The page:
• ITVI.USA
    15,999.700
    -30.820
    -0.2%
  • OTLT.USA
    2.805
    -0.004
    -0.1%
  • OTRI.USA
    22.190
    -0.030
    -0.1%
  • OTVI.USA
    15,985.320
    -31.230
    -0.2%
  • TSTOPVRPM.ATLPHL
    2.950
    -0.570
    -16.2%
  • TSTOPVRPM.CHIATL
    3.610
    0.650
    22%
  • TSTOPVRPM.DALLAX
    1.370
    -0.240
    -14.9%
  • TSTOPVRPM.LAXDAL
    3.550
    0.210
    6.3%
  • TSTOPVRPM.PHLCHI
    2.320
    0.220
    10.5%
  • TSTOPVRPM.LAXSEA
    4.110
    0.250
    6.5%
  • WAIT.USA
    126.000
    0.000
    0%
  • ITVI.USA
    15,999.700
    -30.820
    -0.2%
  • OTLT.USA
    2.805
    -0.004
    -0.1%
  • OTRI.USA
    22.190
    -0.030
    -0.1%
  • OTVI.USA
    15,985.320
    -31.230
    -0.2%
  • TSTOPVRPM.ATLPHL
    2.950
    -0.570
    -16.2%
  • TSTOPVRPM.CHIATL
    3.610
    0.650
    22%
  • TSTOPVRPM.DALLAX
    1.370
    -0.240
    -14.9%
  • TSTOPVRPM.LAXDAL
    3.550
    0.210
    6.3%
  • TSTOPVRPM.PHLCHI
    2.320
    0.220
    10.5%
  • TSTOPVRPM.LAXSEA
    4.110
    0.250
    6.5%
  • WAIT.USA
    126.000
    0.000
    0%
American Shipper

ESC concerned about slow pace of carrier antitrust review

ESC concerned about slow pace of carrier antitrust review

   The European Shippers’ Council is concerned about the possibility that the European Commission’s review of the conference antitrust regulation 4056/86 will get caught up in lengthy and intimading procedures.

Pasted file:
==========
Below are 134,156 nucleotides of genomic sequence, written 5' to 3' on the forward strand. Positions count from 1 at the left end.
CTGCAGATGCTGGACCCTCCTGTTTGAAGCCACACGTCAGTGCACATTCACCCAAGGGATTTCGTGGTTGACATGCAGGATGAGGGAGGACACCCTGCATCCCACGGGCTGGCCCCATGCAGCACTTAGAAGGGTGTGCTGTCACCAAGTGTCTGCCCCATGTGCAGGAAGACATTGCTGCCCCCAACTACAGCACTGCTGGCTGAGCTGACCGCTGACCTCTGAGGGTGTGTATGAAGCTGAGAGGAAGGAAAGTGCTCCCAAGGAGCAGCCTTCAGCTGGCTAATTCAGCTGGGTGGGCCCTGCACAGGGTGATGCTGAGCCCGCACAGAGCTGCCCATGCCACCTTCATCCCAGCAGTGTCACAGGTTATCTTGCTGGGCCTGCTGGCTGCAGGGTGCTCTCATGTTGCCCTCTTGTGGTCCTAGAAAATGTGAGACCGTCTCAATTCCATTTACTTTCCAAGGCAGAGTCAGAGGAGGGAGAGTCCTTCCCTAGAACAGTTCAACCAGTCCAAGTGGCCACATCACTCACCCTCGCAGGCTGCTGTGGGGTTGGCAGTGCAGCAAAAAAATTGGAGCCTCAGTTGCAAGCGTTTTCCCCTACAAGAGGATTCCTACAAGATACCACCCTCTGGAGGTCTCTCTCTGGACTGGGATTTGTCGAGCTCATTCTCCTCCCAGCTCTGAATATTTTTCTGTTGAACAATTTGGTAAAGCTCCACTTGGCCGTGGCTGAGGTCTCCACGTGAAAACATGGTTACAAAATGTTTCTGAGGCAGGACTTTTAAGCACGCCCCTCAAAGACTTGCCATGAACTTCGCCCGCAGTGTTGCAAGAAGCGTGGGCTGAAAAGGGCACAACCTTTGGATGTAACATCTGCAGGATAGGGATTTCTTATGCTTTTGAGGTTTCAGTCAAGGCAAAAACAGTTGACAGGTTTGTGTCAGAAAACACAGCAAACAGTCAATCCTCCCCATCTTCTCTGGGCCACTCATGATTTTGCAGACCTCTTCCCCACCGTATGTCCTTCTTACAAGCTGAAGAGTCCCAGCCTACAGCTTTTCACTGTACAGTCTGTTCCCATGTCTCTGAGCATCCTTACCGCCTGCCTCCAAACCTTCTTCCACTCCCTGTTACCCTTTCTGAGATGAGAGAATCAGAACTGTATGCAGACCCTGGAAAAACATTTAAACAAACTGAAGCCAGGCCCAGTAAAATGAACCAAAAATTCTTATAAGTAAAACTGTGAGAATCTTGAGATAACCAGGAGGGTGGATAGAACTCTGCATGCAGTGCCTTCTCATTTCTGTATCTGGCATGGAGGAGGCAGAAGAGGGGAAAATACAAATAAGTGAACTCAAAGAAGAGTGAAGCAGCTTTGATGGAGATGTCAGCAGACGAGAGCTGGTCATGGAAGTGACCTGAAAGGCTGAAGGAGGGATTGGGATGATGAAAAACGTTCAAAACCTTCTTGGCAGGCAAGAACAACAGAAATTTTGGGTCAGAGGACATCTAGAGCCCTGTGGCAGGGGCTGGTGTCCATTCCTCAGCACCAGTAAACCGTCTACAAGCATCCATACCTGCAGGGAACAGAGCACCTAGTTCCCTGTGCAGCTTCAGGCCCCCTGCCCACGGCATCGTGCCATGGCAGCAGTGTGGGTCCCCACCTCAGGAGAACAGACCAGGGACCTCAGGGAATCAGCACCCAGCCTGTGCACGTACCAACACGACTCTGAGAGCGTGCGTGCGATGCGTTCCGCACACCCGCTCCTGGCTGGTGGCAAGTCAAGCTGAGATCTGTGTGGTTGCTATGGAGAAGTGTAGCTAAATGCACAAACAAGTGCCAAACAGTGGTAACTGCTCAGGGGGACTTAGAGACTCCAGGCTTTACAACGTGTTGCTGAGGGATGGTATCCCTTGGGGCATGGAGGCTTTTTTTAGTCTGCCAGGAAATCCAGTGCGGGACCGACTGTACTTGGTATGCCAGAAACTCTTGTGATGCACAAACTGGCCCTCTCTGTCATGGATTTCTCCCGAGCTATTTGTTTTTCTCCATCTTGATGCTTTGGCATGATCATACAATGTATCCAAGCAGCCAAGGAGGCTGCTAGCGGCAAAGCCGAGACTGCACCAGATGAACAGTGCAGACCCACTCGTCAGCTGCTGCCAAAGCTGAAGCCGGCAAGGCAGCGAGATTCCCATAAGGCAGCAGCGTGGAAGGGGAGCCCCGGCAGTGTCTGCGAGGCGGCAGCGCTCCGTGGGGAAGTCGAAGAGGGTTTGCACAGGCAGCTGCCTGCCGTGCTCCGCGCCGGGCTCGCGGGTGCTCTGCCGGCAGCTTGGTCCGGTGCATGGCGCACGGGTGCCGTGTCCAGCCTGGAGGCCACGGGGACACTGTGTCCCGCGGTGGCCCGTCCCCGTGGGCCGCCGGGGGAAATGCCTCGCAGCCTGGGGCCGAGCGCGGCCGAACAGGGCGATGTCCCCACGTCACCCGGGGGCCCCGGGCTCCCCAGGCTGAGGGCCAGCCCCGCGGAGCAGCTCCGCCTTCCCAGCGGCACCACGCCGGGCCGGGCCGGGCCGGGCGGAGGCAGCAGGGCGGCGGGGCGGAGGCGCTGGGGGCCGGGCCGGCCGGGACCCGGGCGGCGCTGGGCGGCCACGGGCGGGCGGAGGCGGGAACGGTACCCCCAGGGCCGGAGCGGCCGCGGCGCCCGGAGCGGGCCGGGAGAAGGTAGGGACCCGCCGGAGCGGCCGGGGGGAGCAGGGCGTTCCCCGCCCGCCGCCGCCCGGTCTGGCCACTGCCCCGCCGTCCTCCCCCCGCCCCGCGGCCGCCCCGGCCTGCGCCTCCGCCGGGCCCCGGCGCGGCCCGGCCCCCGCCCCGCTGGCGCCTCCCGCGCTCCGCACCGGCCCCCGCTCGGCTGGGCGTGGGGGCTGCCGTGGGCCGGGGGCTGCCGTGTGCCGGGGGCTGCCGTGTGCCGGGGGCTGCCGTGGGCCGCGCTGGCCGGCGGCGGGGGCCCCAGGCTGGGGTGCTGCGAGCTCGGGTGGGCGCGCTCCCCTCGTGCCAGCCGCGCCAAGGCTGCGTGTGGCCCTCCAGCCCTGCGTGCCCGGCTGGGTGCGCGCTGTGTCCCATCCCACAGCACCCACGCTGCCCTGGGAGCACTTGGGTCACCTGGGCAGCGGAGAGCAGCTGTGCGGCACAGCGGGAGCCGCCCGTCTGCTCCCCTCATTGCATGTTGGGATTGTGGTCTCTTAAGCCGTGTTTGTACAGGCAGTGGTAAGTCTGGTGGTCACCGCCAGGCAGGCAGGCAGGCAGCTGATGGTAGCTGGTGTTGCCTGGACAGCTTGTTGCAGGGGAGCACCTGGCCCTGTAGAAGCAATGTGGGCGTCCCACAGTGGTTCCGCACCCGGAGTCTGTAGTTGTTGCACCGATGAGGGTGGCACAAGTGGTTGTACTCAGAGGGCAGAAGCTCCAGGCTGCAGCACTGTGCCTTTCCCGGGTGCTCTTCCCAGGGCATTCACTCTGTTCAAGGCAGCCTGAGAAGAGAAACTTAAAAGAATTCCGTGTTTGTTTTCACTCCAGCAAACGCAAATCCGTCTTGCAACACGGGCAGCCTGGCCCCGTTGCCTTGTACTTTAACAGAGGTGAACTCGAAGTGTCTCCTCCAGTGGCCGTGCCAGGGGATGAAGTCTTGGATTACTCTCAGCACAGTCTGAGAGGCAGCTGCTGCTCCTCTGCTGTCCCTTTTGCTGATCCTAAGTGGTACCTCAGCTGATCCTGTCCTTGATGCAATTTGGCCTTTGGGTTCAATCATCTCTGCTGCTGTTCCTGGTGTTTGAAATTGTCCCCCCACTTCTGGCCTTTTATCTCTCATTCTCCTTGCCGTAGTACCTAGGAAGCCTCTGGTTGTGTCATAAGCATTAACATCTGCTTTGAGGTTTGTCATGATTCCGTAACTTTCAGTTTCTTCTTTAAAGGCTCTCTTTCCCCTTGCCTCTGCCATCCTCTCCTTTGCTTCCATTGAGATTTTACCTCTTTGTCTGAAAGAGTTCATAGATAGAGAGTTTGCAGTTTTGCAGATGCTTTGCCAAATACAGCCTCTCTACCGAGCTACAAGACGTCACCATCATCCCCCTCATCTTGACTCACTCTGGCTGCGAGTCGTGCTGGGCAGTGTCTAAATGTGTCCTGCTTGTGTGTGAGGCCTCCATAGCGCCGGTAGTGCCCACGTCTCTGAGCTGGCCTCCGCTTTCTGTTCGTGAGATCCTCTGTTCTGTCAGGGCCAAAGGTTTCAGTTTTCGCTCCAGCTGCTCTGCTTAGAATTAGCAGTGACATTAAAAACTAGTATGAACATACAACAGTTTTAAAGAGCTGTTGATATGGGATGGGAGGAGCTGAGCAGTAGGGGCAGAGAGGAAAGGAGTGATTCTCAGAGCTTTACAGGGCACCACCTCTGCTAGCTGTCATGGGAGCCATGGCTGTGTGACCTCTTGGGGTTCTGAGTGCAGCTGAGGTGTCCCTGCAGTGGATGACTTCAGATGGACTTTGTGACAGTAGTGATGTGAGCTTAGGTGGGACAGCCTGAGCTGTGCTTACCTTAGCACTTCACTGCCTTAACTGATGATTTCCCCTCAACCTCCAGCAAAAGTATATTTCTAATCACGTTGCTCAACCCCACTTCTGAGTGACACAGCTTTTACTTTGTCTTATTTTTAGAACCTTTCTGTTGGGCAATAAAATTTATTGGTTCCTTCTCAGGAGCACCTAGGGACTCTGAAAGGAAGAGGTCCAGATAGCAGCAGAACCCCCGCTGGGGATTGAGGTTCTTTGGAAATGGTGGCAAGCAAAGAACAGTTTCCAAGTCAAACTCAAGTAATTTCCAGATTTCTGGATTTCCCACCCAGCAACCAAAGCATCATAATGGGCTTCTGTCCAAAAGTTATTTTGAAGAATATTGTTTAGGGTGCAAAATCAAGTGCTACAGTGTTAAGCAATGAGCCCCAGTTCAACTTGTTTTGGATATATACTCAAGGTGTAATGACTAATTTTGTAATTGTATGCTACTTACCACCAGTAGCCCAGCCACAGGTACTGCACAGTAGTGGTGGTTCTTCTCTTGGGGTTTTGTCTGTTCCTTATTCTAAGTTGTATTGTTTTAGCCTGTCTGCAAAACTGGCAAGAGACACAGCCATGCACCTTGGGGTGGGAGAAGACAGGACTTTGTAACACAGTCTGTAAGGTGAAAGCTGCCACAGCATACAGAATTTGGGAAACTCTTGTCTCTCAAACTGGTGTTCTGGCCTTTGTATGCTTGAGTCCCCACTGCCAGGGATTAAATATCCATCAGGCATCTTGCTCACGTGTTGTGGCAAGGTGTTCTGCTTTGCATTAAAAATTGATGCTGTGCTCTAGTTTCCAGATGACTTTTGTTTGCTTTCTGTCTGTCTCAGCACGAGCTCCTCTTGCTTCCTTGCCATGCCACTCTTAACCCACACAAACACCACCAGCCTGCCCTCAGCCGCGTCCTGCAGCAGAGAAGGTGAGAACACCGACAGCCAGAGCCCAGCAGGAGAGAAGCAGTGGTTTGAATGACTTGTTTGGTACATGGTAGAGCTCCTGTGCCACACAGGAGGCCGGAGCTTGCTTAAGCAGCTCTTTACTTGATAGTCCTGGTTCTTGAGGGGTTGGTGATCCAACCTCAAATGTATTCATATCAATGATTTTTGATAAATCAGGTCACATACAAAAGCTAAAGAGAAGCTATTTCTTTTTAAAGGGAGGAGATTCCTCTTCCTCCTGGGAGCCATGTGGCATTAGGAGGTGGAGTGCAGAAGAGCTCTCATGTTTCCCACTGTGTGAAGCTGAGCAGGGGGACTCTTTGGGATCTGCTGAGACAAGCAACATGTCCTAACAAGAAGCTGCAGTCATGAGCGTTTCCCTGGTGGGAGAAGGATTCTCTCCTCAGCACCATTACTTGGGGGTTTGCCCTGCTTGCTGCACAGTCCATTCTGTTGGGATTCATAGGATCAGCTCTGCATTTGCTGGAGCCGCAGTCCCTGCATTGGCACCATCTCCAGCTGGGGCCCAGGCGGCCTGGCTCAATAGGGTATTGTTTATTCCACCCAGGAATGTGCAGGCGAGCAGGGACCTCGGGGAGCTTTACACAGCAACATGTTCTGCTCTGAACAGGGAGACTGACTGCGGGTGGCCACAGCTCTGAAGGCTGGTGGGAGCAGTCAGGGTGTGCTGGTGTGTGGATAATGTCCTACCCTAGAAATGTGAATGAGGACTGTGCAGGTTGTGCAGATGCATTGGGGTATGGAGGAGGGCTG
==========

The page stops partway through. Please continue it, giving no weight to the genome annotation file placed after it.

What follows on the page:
“There are concerns that this will be taking too long,” said Andrew Traill, spokesman for the European Shippers’ Council and a policy expert at the U.K.-based Freight Transport Association. Procedures could prolong the review, he added.

   In a joint statement issued on Tuesday (Sept. 17), the European Shippers’ Council, the U.S. National Transportation League and several Asian shippers’ councils called on the European Commission “to proceed as deliberately and expeditiously as possible” with the review.

   The Freight Transport Association, whose British Shippers’ Council is a member of the European Shippers’ Council, fears that the European Commission will decide to open oral hearings as part of its review of the maritime regulation.

   This would make it more difficult for shippers to press for a radical reform, according to Traill. Unlike ocean carriers, individual shippers will be reluctant to speak out at a potential hearing, he said.

   Uniting in their opposition to conferences and discussion agreements, international organizations representing shippers have backed the European Shippers’ Council demand that the conference immunity be withdrawn in European trades.

   “We cannot accept something that maintains the status quo,” Traill told American Shipper.

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